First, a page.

The New York Times' Scores

For 9,788 reviews, this publication has graded:
  • 49% higher than the average critic
  • 4% same as the average critic
  • 47% lower than the average critic
On average, this publication grades 3 points lower than other critics. (0-100 point scale)
Average Movie review score: 59
Highest review score: 100 Sabrina
Lowest review score: 0 King's Ransom
Score distribution:
9,788 movie reviews
  1. In setting Andre on his search for self, Mr. Rock has carved out a third way, in the process creating a black character who’s fully human and a comedy that’s wholly a blast.
  2. Mr. Turner is a mighty work of critical imagination, a loving, unsentimental portrait of a rare creative soul. But even as it celebrates a glorious painter and illuminates the sources of his pictures with startling clarity and insight, the movie patiently and thoroughly demolishes more than a century’s worth of mythology about what art is and how artists work.
  3. Her shoulders slumped, her eyes weary, her gait heavy, Ms. Cotillard moves past naturalism into something impossible to doubt and hard to describe. Sandra is an ordinary person in mundane circumstances, but her story, plainly and deliberately told, is suspenseful, sobering and, in the original, fear-of-God sense of the word, tremendous.
  4. Even if you think you know what’s coming, Selma hums with suspense and surprise. Packed with incident and overflowing with fascinating characters, it is a triumph of efficient, emphatic cinematic storytelling. And much more than that, of course.
  5. J. C. Chandor, the writer and director of this pulpy, meaty, altogether terrific new film, and Bradford Young, its supremely talented director of photography, succeed in giving this beat-up version of the city both historical credibility and expressive power.
  6. Timbuktu is an act of resistance and revenge because it asserts the power of secularism not as an ideology but rather as a stubborn fact of life.
  7. The visual beauty of the film, rather than distracting from the troubling story, makes it more troubling still.
  8. You come away from his film overwhelmed, hopeful and, perhaps paradoxically, illuminated.
  9. Winter Sleepers has many such breathtaking moments in which sounds and images synergize with an explosive precision.
  10. In juxtaposing two extraordinary personal histories, it ponders in a refreshingly original way unanswerable questions about memory, imagination, history and that elusive thing we call truth.
  11. Though small in physical scope, Reservoir Dogs is immensely complicated in its structure, which for the most part works with breathtaking effect. [23 Oct 1992]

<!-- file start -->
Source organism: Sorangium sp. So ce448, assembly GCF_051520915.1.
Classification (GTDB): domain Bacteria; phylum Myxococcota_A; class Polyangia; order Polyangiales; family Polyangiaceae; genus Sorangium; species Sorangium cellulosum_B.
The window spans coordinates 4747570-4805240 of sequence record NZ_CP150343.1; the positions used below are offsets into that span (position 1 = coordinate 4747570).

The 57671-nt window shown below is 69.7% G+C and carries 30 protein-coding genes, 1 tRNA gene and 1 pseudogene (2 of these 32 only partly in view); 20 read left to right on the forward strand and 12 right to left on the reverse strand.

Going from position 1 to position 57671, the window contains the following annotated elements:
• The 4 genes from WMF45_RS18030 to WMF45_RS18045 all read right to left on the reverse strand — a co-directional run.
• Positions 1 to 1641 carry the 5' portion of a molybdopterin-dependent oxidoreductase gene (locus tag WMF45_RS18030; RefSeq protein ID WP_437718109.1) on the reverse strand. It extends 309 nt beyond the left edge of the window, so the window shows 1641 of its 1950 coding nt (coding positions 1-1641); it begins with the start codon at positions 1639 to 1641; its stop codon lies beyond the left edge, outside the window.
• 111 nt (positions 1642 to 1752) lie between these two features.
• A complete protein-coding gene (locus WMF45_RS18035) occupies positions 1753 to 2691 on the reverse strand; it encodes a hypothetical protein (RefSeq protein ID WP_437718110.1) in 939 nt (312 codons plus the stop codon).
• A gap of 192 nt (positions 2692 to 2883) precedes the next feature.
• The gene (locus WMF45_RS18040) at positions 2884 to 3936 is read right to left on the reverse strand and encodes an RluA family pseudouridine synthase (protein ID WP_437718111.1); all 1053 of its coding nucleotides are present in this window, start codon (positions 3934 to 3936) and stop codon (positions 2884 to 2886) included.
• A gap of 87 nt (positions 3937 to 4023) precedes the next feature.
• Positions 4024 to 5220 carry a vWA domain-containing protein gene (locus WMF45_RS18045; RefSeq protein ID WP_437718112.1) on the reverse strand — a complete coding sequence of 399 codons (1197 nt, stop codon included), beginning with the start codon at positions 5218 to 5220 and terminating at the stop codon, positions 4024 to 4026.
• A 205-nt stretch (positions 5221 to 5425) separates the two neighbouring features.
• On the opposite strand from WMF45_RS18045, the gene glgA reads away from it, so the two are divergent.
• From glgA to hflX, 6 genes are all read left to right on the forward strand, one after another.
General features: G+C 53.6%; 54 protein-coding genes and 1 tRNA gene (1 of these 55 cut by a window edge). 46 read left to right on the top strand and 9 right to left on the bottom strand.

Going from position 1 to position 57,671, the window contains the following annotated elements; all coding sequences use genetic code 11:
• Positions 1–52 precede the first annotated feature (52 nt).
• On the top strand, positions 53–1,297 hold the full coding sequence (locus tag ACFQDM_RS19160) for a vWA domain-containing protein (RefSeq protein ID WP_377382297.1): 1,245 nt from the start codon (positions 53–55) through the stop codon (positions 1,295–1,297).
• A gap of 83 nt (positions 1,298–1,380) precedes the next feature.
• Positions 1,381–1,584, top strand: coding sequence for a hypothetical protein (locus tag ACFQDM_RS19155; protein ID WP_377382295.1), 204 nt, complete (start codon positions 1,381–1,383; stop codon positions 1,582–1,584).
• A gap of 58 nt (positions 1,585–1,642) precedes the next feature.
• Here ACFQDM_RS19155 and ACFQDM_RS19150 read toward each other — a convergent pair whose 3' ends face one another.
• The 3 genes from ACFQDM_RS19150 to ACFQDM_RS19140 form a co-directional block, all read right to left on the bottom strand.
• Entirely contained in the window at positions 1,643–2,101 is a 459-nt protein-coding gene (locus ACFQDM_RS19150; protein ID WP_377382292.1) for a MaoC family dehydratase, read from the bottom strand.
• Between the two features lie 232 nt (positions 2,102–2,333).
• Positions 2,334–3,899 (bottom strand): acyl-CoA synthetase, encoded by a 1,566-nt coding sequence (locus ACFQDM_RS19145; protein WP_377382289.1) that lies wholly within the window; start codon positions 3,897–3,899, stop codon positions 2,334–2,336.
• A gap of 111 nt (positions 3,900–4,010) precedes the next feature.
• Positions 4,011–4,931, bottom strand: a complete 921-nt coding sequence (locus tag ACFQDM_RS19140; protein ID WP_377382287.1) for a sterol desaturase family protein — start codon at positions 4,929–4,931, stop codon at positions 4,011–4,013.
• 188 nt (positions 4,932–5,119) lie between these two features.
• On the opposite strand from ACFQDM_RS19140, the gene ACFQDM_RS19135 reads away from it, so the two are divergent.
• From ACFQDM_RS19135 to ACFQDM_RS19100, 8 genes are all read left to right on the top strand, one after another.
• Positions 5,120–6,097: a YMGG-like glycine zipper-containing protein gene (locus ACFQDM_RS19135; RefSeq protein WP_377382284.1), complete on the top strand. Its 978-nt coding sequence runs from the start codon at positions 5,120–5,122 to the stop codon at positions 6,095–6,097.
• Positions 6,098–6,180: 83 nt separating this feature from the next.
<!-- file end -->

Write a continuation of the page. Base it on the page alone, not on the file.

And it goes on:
• The New York Times
  12. Scene by scene, The Rookie does a better job of capturing the rhythms and rituals of the playing field and the electricity that flows between a team and its fans than well-regarded baseball films like "Field of Dreams" and "The Natural."
  13. Humorously and fondly, with an entertaining supply of what he has called "prosaic license," Stillman again displays a pitch-perfect ear for both the cattiness and the camaraderie that bind his characters into collective friendship.
  14. Brilliant, over-the-edge concert film Notorious C.H.O. carries candid sexual humor into previously uncharted territory.
  15. Is, in the end, a boisterous love song -- a funny valentine to London, to chaos and to human decency.
  16. The raw intimacy of some of the scenes -- whether they take place at a diner, in the death house or in the bedroom -- is breathtaking.
  17. An almost unbearably powerful documentary.
  18. One of the most subtle and inspired comedies you'll see this year.
  19. One of those films that create a mix of erudition, pageantry and delectable acting opportunities, much as "Shakespeare in Love."
  20. Documenting war is a small, partial but indispensable step toward its eventual eradication. Mr. Frei's quiet, engrossing film is a sad and stirring testimony to this vision and to the quiet, self-effacing heroism with which Mr. Nachtwey has pursued it.
  21. This dream of a movie is set in such a place; with its delicate shifts of tone, it could be a fairy tale by Faulkner
  22. A refreshing movie that's so good natured, so confident of its ability to provoke not queasy awe or numb exhaustion but pure delight.
  23. Ms. Zellweger accomplishes the small miracle of making Bridget both entirely endearing and utterly real.
  24. Fastidious and smart, and Ms. Swinton's fixated intensity isn't ever remote; we're always aware of how deeply she's feeling. Her work is magnificent.
  25. Experience filmgoing joy.
  26. Every shot seems measured for maximum effect, and when the pace suddenly quickens in a late action sequence on a deserted subway train, it results in a moment of pure Hitchcockian panic that reverberates like thunder in the fretful, melancholy air.
  27. Smoothly directed and acted with glee... showing quick-witted comic spirit.
  28. She (Varda) plucks images and stories from the world around her, finding beauty and nourishment in lives and activities the world prefers to ignore.
  29. This movie operates in the limbo between memory and oblivion that we recognize as daily life. It bears courageous and stringent witness to the impossibility of bearing witness.
  30. A Grin Without a Cat is a work of extraordinary journalism, but it is also a work of deft and subtle poetry, visual (in the rhyming of gestures and shapes across images and sequences) as much as verbal.

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